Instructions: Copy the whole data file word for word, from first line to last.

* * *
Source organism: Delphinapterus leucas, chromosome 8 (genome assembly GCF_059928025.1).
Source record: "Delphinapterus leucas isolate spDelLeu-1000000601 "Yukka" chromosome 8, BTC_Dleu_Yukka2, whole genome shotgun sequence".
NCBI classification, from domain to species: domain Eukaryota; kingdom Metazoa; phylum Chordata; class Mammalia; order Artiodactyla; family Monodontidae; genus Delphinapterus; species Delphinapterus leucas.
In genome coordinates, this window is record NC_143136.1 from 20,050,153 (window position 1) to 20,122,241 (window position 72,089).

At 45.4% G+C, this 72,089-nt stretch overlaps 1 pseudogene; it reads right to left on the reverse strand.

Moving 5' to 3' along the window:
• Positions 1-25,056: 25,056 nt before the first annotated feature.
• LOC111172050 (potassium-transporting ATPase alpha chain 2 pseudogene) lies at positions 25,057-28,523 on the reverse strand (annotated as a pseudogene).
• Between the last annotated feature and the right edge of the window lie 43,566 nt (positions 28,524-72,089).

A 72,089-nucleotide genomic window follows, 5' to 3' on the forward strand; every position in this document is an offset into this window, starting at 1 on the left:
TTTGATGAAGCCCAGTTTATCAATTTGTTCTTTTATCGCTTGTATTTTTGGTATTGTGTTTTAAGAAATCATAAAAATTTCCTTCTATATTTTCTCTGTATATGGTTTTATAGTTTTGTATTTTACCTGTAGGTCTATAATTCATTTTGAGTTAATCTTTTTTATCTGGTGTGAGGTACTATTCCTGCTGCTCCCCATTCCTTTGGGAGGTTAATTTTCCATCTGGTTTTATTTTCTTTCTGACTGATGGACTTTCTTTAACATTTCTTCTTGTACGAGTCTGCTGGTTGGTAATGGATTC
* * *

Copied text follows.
Source organism: Delphinapterus leucas, chromosome 8 (genome assembly GCF_059928025.1).
Source record: "Delphinapterus leucas isolate spDelLeu-1000000601 "Yukka" chromosome 8, BTC_Dleu_Yukka2, whole genome shotgun sequence".
NCBI classification, from domain to species: domain Eukaryota; kingdom Metazoa; phylum Chordata; class Mammalia; order Artiodactyla; family Monodontidae; genus Delphinapterus; species Delphinapterus leucas.
In genome coordinates, this window is record NC_143136.1 from 20,050,153 (window position 1) to 20,122,241 (window position 72,089).

At 45.4% G+C, this 72,089-nt stretch overlaps 1 pseudogene; it reads right to left on the reverse strand.

Moving 5' to 3' along the window:
• Positions 1-25,056: 25,056 nt before the first annotated feature.
• LOC111172050 (potassium-transporting ATPase alpha chain 2 pseudogene) lies at positions 25,057-28,523 on the reverse strand (annotated as a pseudogene).
• Between the last annotated feature and the right edge of the window lie 43,566 nt (positions 28,524-72,089).

A 72,089-nucleotide genomic window follows, 5' to 3' on the forward strand; every position in this document is an offset into this window, starting at 1 on the left:
TTTGATGAAGCCCAGTTTATCAATTTGTTCTTTTATCGCTTGTATTTTTGGTATTGTGTTTTAAGAAATCATAAAAATTTCCTTCTATATTTTCTCTGTATATGGTTTTATAGTTTTGTATTTTACCTGTAGGTCTATAATTCATTTTGAGTTAATCTTTTTTATCTGGTGTGAGGTACTATTCCTGCTGCTCCCCATTCCTTTGGGAGGTTAATTTTCCATCTGGTTTTATTTTCTTTCTGACTGATGGACTTTCTTTAACATTTCTTCTTGTACGAGTCTGCTGGTTGGTAATGGATTC